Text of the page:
Monday, August 24, 2009

Planning Commission OKs facilities plan

While the city Planning Commission voted Thursday night to recommend the city adopt the school district's new capital facilities plan, it did so with a lot of good discussion.

The Aug. 20 meeting will air on BTV 10 Tuesday, August 25, 2009, at 8 a.m.

Good questions and statements were voiced, such as: "Why isn't a reopening date for Lowell School in the six-year plan" and "Why isn't the school district using the state's projected enrollment for planning (Meridian school district is using the state's numbers), since it seems to be accurate for Bellingham?" and "It seems that portions of the district's capital facilities plan are working against the city's coimprehensive plan."

The school district sent a consultant as its representative at the meeting: She said she strongly urged the district to put an opening date for Lowell in the plan, but district administrators didn't want to, and said they'd revisit Lowell's future in the spring.

The commission went down a list of criteria to decide if it should recommend the city accept this plan; many of the criteria were vague, stating that things had chnaged so a new plan was needed. The commission agreed that things had changed, while also voicing that they didn't necessarily agree with HOW they had changed, and stated that it was really up to the school board to run its district.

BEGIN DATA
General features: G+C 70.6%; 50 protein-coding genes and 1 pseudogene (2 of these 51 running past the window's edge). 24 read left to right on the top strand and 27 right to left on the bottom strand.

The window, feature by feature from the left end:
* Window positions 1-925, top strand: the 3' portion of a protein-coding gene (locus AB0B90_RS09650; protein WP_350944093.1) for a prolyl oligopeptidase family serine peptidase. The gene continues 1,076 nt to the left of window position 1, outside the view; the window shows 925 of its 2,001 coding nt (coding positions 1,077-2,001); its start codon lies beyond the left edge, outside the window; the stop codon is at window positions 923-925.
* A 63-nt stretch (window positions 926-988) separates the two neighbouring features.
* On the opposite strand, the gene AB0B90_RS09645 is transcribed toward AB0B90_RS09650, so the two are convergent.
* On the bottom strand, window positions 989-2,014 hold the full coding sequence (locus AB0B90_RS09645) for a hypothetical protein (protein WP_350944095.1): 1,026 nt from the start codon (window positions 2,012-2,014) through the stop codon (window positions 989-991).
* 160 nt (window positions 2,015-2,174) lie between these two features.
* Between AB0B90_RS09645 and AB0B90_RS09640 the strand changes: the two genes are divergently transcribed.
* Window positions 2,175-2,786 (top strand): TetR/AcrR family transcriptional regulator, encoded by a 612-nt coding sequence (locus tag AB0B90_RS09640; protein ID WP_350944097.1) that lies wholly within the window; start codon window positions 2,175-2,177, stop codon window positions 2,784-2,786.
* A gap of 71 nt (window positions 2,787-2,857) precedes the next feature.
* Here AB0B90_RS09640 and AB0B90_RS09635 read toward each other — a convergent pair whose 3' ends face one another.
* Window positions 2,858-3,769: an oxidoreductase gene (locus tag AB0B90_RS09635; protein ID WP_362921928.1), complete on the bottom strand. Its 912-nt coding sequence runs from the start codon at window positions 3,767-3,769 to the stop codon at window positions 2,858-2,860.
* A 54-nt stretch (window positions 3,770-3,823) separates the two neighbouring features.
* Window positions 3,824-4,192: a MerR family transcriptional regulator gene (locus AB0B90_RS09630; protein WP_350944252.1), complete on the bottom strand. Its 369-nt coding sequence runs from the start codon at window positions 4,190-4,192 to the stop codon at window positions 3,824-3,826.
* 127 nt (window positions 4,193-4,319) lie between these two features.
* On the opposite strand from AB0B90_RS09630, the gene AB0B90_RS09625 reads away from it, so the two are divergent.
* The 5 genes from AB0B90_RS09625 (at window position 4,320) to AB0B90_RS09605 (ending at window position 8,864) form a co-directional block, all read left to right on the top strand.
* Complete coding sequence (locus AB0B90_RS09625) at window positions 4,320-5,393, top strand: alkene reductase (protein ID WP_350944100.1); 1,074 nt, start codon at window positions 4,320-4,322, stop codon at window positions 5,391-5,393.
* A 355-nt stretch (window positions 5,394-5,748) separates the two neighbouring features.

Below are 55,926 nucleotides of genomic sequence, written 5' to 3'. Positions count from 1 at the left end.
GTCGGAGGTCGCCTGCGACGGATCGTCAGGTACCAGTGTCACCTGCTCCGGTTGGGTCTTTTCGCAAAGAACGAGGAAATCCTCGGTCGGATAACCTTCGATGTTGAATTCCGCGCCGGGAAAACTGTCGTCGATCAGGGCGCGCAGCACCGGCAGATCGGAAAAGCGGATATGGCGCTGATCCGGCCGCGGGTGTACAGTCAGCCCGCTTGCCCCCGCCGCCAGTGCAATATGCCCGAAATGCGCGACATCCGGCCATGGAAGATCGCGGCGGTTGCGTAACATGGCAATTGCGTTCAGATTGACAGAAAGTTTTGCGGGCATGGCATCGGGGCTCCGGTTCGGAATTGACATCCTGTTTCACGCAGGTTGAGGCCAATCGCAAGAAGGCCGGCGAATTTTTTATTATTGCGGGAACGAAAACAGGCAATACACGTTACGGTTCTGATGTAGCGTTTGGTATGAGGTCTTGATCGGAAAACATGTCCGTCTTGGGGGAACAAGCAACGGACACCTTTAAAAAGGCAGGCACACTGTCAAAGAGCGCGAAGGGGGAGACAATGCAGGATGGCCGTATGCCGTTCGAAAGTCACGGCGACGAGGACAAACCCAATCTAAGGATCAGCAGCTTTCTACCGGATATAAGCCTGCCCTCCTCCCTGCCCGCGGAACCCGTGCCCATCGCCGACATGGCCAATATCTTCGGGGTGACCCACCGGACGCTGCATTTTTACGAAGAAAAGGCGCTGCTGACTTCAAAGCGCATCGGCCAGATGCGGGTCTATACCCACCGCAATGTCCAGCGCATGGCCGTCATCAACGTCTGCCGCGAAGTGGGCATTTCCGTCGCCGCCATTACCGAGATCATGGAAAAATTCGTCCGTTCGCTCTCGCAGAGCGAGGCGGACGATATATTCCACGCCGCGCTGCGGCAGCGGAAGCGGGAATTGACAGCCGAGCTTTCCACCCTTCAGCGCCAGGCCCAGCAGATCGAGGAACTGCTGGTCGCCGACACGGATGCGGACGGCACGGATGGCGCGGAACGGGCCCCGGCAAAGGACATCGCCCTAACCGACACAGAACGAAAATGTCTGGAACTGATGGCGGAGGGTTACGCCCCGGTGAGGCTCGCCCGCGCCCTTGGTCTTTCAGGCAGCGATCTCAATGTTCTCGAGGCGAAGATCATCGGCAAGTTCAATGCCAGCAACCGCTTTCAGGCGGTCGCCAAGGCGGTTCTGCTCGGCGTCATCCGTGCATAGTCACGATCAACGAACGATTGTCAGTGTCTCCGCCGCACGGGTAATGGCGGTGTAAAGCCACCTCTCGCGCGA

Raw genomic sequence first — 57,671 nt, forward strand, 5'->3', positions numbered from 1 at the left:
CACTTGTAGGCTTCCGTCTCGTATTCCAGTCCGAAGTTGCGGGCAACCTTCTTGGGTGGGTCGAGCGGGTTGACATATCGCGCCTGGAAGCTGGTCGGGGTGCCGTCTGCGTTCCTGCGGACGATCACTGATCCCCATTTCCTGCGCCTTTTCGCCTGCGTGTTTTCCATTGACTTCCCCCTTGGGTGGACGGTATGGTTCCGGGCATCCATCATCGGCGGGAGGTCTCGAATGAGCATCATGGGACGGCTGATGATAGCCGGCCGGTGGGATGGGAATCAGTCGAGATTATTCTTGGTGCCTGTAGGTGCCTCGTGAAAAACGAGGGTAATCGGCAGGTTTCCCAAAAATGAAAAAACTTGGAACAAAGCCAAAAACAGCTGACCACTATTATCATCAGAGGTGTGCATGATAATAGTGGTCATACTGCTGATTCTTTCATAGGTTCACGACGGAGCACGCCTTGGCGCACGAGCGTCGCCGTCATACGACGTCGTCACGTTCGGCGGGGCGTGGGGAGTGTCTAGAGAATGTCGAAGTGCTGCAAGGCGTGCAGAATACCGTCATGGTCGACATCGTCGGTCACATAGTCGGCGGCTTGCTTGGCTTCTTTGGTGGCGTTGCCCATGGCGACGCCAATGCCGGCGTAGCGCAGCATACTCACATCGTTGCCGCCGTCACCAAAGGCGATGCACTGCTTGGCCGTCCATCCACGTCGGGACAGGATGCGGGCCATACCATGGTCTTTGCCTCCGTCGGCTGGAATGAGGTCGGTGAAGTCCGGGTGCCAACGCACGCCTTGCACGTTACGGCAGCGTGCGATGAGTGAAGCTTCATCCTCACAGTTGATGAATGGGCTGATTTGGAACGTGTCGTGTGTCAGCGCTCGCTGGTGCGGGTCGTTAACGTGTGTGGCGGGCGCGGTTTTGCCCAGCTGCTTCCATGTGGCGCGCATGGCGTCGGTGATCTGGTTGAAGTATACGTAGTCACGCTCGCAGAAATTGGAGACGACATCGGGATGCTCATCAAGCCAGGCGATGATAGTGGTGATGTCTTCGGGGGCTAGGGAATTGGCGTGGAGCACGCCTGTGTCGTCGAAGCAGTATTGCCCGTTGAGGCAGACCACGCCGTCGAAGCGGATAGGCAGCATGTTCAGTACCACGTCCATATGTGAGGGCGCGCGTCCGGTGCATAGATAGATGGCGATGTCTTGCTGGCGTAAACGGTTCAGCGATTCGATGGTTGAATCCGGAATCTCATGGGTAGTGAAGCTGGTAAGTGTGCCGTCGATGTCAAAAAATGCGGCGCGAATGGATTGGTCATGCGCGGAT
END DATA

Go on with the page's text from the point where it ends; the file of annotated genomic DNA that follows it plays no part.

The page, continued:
The problem with this is, the district isn't adhering to the goals and values of the city that it is in, and this is one of the very few ways the city can actually make an impact, and require the school district to do something: set a reopen date for Lowell, maintain and operate its existing schools, and locate schools within neighborhoods.

The commission recommended that the school district work closely with city leaders to make sure these things happen.

Now, we need to contact City Council members, and let them know we don't want them to accept this capital facilities plan, and we do need their help in keeping our neighborhood schools open.

Here is the text of the Neighborhood School Coalition's statement to the planning commission, submitted by Melissa Schapiro: